The US Supreme Court agreed on Friday to hear a challenge to President Donald Trump's attempt to shut down a program that shields hundreds of thousands of young undocumented immigrants from deportation.
The nation's highest court agreed to hear arguments in the case during its October term with a decision expected next year, at the height of the 2020 presidential campaign.
President Barack Obama signed an executive order in 2012 protecting the young immigrants known as "Dreamers" from deportation but Trump, who takes a hardline stance on immigration, moved to end the program after taking office.
The Supreme Court will rule on the legality of the Trump administration's effort to end the Deferred Action for Childhood Arrivals (DACA) program which extends protection to the estimated 700,000 "Dreamers."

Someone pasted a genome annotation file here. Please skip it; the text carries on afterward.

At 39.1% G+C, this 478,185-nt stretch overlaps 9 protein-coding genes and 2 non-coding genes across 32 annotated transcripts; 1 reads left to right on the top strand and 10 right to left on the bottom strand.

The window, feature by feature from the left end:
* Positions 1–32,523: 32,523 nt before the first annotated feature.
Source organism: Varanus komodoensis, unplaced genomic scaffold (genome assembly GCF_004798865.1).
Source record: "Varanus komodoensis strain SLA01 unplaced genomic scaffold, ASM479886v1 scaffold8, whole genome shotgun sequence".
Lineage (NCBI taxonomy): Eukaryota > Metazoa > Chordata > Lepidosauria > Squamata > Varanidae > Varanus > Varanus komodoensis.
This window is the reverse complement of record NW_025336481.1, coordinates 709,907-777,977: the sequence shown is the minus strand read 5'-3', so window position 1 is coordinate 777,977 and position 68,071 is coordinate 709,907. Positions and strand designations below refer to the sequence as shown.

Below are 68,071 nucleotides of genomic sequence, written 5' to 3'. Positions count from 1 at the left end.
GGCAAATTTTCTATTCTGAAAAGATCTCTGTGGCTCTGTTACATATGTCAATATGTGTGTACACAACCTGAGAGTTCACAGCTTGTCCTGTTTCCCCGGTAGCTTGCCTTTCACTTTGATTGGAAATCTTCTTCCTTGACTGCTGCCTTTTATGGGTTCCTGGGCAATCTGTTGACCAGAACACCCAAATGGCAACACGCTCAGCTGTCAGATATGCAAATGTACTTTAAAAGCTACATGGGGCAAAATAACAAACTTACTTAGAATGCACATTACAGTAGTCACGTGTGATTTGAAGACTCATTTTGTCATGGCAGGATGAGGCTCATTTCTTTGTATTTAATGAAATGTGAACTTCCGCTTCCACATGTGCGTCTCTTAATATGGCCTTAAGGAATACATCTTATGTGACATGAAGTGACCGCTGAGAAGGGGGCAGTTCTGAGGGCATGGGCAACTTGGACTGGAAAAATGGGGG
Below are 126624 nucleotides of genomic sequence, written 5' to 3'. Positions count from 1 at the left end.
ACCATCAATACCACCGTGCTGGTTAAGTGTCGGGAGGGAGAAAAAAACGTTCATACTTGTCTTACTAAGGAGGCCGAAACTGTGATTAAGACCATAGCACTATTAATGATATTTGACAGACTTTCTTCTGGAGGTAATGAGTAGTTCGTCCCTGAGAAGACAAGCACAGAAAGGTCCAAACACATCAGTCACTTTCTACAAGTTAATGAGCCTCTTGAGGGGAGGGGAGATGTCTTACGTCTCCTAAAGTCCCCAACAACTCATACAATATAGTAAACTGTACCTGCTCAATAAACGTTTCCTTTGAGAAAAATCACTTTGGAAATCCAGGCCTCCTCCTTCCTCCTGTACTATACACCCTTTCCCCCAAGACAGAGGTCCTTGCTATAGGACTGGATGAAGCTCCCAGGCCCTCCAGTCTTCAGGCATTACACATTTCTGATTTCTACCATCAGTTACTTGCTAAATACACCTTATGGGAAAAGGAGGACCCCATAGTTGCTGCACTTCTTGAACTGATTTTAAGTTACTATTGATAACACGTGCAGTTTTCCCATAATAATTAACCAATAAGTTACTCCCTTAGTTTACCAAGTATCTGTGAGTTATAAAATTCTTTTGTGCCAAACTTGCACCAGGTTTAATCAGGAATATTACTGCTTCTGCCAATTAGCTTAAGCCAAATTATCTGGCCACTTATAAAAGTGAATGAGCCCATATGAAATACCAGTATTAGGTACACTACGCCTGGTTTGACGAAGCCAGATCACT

Several lower courts have ruled previously in the politically sensitive case, allowing it to continue, and the nine-member Supreme Court, where conservatives hold a five to four majority, will have the final say.
Two of the conservative justices on the bench were appointed by Trump.
Many of the "Dreamers" were brought to the United States by their parents when they were children and have never lived anywhere else.
Trump ordered an end to the DACA program in September 2017 but temporarily extended the protections from deportation and the case has been tangled up in the courts since then.
Several Democratic presidential candidates pledged during two days of debates this week to provide protection to "Dreamers" if elected to the White House.